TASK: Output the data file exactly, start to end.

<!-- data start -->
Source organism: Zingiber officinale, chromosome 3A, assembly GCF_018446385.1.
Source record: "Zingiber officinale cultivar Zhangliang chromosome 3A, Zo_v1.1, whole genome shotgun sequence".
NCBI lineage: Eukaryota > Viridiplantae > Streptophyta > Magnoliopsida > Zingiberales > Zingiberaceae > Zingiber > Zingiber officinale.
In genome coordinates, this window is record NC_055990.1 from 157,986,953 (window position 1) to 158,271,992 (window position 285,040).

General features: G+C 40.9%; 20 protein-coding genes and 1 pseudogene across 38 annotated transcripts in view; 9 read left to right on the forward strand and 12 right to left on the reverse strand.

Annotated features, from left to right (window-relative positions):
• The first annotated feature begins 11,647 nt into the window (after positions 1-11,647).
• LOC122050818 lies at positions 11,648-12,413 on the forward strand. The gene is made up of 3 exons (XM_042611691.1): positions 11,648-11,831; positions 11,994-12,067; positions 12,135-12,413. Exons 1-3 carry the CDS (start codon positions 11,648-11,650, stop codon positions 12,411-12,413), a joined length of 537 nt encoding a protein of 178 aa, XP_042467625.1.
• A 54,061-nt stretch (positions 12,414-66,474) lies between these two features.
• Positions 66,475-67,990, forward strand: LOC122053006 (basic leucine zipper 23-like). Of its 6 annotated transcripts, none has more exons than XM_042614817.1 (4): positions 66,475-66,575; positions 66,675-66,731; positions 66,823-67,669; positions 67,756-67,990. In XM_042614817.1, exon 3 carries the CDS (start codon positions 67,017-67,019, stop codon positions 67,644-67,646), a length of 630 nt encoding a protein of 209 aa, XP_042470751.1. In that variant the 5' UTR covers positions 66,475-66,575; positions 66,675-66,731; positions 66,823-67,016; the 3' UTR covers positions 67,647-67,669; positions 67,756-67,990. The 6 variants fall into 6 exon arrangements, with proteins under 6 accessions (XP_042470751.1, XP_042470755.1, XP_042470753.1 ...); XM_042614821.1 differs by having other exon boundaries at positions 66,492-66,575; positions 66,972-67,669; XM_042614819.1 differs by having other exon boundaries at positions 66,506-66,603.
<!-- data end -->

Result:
Source organism: Zingiber officinale, chromosome 3A, assembly GCF_018446385.1.
Source record: "Zingiber officinale cultivar Zhangliang chromosome 3A, Zo_v1.1, whole genome shotgun sequence".
NCBI lineage: Eukaryota > Viridiplantae > Streptophyta > Magnoliopsida > Zingiberales > Zingiberaceae > Zingiber > Zingiber officinale.
In genome coordinates, this window is record NC_055990.1 from 157,986,953 (window position 1) to 158,271,992 (window position 285,040).

General features: G+C 40.9%; 20 protein-coding genes and 1 pseudogene across 38 annotated transcripts in view; 9 read left to right on the forward strand and 12 right to left on the reverse strand.

Annotated features, from left to right (window-relative positions):
• The first annotated feature begins 11,647 nt into the window (after positions 1-11,647).
• LOC122050818 lies at positions 11,648-12,413 on the forward strand. The gene is made up of 3 exons (XM_042611691.1): positions 11,648-11,831; positions 11,994-12,067; positions 12,135-12,413. Exons 1-3 carry the CDS (start codon positions 11,648-11,650, stop codon positions 12,411-12,413), a joined length of 537 nt encoding a protein of 178 aa, XP_042467625.1.
• A 54,061-nt stretch (positions 12,414-66,474) lies between these two features.
• Positions 66,475-67,990, forward strand: LOC122053006 (basic leucine zipper 23-like). Of its 6 annotated transcripts, none has more exons than XM_042614817.1 (4): positions 66,475-66,575; positions 66,675-66,731; positions 66,823-67,669; positions 67,756-67,990. In XM_042614817.1, exon 3 carries the CDS (start codon positions 67,017-67,019, stop codon positions 67,644-67,646), a length of 630 nt encoding a protein of 209 aa, XP_042470751.1. In that variant the 5' UTR covers positions 66,475-66,575; positions 66,675-66,731; positions 66,823-67,016; the 3' UTR covers positions 67,647-67,669; positions 67,756-67,990. The 6 variants fall into 6 exon arrangements, with proteins under 6 accessions (XP_042470751.1, XP_042470755.1, XP_042470753.1 ...); XM_042614821.1 differs by having other exon boundaries at positions 66,492-66,575; positions 66,972-67,669; XM_042614819.1 differs by having other exon boundaries at positions 66,506-66,603.